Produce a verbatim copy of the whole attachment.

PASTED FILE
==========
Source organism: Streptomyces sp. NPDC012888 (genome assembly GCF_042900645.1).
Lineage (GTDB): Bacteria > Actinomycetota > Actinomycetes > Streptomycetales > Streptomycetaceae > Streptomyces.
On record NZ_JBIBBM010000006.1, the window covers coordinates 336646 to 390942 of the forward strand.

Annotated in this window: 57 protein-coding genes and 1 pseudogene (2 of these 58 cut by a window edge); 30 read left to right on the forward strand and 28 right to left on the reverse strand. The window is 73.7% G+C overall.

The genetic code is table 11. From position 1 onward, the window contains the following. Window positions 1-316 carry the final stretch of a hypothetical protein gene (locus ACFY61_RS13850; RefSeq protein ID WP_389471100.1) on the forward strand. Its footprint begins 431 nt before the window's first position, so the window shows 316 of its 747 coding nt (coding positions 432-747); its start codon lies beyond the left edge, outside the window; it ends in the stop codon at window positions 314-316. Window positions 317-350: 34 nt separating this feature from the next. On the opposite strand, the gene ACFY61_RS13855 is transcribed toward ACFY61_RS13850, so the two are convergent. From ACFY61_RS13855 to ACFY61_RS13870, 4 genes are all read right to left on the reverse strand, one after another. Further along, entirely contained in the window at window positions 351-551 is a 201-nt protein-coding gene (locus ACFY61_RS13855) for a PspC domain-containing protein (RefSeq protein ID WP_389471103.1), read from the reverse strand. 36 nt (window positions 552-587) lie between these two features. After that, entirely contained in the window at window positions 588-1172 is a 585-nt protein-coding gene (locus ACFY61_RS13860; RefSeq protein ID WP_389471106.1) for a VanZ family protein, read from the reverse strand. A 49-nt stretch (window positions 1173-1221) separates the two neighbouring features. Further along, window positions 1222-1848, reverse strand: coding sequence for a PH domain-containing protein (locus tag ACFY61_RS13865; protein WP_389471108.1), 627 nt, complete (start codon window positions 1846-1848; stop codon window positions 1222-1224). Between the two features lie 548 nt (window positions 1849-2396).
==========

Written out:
Source organism: Streptomyces sp. NPDC012888 (genome assembly GCF_042900645.1).
Lineage (GTDB): Bacteria > Actinomycetota > Actinomycetes > Streptomycetales > Streptomycetaceae > Streptomyces.
On record NZ_JBIBBM010000006.1, the window covers coordinates 336646 to 390942 of the forward strand.

Annotated in this window: 57 protein-coding genes and 1 pseudogene (2 of these 58 cut by a window edge); 30 read left to right on the forward strand and 28 right to left on the reverse strand. The window is 73.7% G+C overall.

The genetic code is table 11. From position 1 onward, the window contains the following. Window positions 1-316 carry the final stretch of a hypothetical protein gene (locus ACFY61_RS13850; RefSeq protein ID WP_389471100.1) on the forward strand. Its footprint begins 431 nt before the window's first position, so the window shows 316 of its 747 coding nt (coding positions 432-747); its start codon lies beyond the left edge, outside the window; it ends in the stop codon at window positions 314-316. Window positions 317-350: 34 nt separating this feature from the next. On the opposite strand, the gene ACFY61_RS13855 is transcribed toward ACFY61_RS13850, so the two are convergent. From ACFY61_RS13855 to ACFY61_RS13870, 4 genes are all read right to left on the reverse strand, one after another. Further along, entirely contained in the window at window positions 351-551 is a 201-nt protein-coding gene (locus ACFY61_RS13855) for a PspC domain-containing protein (RefSeq protein ID WP_389471103.1), read from the reverse strand. 36 nt (window positions 552-587) lie between these two features. After that, entirely contained in the window at window positions 588-1172 is a 585-nt protein-coding gene (locus ACFY61_RS13860; RefSeq protein ID WP_389471106.1) for a VanZ family protein, read from the reverse strand. A 49-nt stretch (window positions 1173-1221) separates the two neighbouring features. Further along, window positions 1222-1848, reverse strand: coding sequence for a PH domain-containing protein (locus tag ACFY61_RS13865; protein WP_389471108.1), 627 nt, complete (start codon window positions 1846-1848; stop codon window positions 1222-1224). Between the two features lie 548 nt (window positions 1849-2396).